30 September 2014
The history of independent cinema in India has in the past been an intermittent one, beset by a dearth of funding, insufficient distribution and disinclination by critics to take directors seriously. The most sustained and creative period arose with the parallel cinema movement or New Indian Cinema in the late 1960s involving state funding from the Film Finance Corporation (FFC). Directors included Mrinal Sen (Bhuvan Shome, 1969) and Mani Kaul (Uski Roti, 1969). It is not unforeseen the current new wave of independent directors take inspiration from the accomplishments of parallel cinema. One such director is Anurag Kashyap. In the space of ten years, starting with his debut Paanch in 2003, Kashyap has become the face of contemporary Indian ‘indie’ cinema. However, it is presumptuous to contend Kashyap has been the sole talisman in the emergence of a new wave that includes Dibakar Banerjee, Anand Gandhi, Kiran Rao, Anusha Rizvi, Abhishek Chaubey, Q and Vikramaditya Motwane.
One has to re-narrate the current story being written about ‘Hindie’ cinema, beginning in 1994 with the film English, August and director Dev Benegal. In fact, it is a journey that has taken twenty years. Dev Benegal, nephew of acclaimed director Shyam Benegal, made two key films in the 1990s that were distinctively indie in terms of both form and content. Whereas English, August (1994) and Split Wide Open (1999) were financed outside of India, most of the independent films financed today are supported by studios and production companies with an extensive production slate. Though Benegal could be labelled a transnational filmmaker akin to Deepa Mehta and Mira Nair, his contribution should not be overlooked in the evolution of indie cinema. Both English, August and Split Wide Open were part of a loose body of films, arguably deemed a ‘first phase’ in contemporary indie cinema, characterised by youth oriented narratives and controversial subject matter. A common link amongst the films including Kaizad Gustad’s low budget Bombay Boys (1998) was the presence of Rahul Bose, a talented actor with an international profile who has remained close to the indie scene. This first phase of a new wave of Hindi cinema also underlined the potential of the comedy genre and particularly satire as a vehicle for extrapolating the generational anxieties of a disillusioned middle class youth in an increasingly globalised India. The origins of the indie comedy tradition can arguably be traced to Jaane Bhi Do Yaaron (1983), a cult film and key work of parallel cinema.
The late 1990s saw two important developments that paved the way for a potentially vibrant and creative indie cinema. The first, an institutional one, was the opening of India’s first Multiplex in New Delhi by PVR with 4 screens. Not only did this expand prospects for indie films to get distributed more widely but it created a new audience: the Multiplex crowd (predominantly middle class) with tastes different to the mainstream. The second was the release of a realist gangster-crime film, Satya (1998). While Satya spawned a cycle of ‘Mumbai noir’ films, it more crucially established the talents of director Ram Gopal Varma, writer Anurag Kashyap and composer Vishal Bhardwaj. Satya arrived just as Multiplex culture was taking shape and readily appealed to audiences looking for seemingly familiar content re-presented in new modes of cinematic address. The noughties were a transitional period for the Hindi film industry. Industry status certainly re-configured what had become a narrow and dubious hegemonic funding structure controlled by a handful of powerful producers and studios. An influx of new production banners like UTV Motion Pictures and Pritish Nandy Communications were willing to take a risk on new filmmakers, genres and alternate content. It is no coincidence the story of independent cinema accelerated in this period, leading to the rise of iconoclastic directors like Kashyap. At the same time, state funding was still backing projects such as actor turned director Rajat Kapoor’s 2003 film Raghu Romeo, an underrated black comedy with a notable performance by Vijay Raaz. Rajat Kapoor continues to work steadily in the indie comedy genre, producing work that has often been overlooked.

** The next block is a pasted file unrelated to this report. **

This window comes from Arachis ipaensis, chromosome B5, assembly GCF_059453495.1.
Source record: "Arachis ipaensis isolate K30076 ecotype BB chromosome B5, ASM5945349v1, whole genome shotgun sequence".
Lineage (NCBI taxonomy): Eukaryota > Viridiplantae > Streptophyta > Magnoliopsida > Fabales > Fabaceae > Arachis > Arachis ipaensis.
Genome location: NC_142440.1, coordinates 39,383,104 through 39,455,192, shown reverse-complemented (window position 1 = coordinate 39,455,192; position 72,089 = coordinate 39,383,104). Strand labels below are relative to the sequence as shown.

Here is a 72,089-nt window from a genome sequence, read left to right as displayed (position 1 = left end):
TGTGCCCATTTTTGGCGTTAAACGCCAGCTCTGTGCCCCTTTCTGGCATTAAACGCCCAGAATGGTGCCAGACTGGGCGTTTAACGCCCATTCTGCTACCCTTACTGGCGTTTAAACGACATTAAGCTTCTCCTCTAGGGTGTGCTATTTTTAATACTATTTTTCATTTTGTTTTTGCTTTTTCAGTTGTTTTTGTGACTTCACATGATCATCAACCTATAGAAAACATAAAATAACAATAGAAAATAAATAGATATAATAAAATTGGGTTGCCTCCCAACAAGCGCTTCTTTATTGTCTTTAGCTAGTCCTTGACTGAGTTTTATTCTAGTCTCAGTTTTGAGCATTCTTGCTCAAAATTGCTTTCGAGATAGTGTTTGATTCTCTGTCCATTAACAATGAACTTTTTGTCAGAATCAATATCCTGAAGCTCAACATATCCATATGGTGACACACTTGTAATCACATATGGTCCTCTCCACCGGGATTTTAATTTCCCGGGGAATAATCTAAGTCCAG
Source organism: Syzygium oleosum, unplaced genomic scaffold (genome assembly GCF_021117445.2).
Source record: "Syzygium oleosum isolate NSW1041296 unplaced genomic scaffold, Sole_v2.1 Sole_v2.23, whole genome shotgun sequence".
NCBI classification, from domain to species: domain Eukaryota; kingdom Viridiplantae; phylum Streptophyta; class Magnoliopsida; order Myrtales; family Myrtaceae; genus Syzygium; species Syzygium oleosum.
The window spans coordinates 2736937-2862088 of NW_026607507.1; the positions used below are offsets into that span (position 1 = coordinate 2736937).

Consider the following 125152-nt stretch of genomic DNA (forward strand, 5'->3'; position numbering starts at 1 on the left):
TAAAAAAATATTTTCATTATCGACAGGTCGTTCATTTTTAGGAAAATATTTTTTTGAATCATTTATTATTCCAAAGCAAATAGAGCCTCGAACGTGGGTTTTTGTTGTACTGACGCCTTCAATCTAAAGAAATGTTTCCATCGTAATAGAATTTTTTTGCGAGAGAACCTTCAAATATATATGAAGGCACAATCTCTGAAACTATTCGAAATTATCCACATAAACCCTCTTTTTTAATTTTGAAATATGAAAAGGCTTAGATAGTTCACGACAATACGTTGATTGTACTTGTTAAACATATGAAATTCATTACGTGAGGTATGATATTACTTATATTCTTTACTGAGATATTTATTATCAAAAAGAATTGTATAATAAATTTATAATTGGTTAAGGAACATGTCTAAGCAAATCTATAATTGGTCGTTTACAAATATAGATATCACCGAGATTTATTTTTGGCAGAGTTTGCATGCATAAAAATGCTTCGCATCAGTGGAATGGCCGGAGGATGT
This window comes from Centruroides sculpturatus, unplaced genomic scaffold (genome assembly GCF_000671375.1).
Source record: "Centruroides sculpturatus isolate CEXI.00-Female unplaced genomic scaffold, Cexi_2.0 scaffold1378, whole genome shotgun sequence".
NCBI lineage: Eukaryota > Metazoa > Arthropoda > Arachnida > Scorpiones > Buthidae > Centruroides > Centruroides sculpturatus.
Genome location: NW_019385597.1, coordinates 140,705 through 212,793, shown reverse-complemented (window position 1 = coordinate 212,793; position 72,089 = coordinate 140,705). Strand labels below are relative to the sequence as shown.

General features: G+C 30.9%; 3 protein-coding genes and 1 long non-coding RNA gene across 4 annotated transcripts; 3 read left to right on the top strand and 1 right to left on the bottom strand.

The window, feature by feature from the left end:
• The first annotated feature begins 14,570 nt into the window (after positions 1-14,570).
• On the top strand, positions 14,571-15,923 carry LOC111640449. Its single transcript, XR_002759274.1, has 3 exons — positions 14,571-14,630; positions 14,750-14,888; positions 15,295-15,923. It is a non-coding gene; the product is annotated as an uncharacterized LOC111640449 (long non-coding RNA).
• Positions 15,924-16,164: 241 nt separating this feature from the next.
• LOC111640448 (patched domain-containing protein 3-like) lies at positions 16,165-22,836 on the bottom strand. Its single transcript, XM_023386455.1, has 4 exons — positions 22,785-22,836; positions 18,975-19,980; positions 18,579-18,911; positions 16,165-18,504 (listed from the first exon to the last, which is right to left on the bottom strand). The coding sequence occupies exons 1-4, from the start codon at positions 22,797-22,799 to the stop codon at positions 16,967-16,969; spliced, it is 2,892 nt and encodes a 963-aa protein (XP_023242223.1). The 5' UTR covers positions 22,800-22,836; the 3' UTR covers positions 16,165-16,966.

Financial support for the independent sector has not been exclusively studio led. Hindi film stars such as Aamir Khan have also moved into film production. Recent successes include Dhobi Ghat (2011) and Peepli Live (2010), both debut films directed by women, deal with prescient social issues involving class, poverty and exclusion in a neoliberal contemporary India. Ekta Kapoor, a television producer, also foresaw the commercial potential of indie cinema, distributing films like Love, Sex Aur Dhoka (2010). In response to the growth of the independent film sector, in 2008 UTV Motion Pictures set up their own indie production arm titled UTV Spotboy, backing audacious films such as Aamir (2008), Dev D (2009) and Udaan (2010). Most recently, UTV acted as distributor for director Anand Gandhi’s critically acclaimed debut feature Ship of Thesus (2012).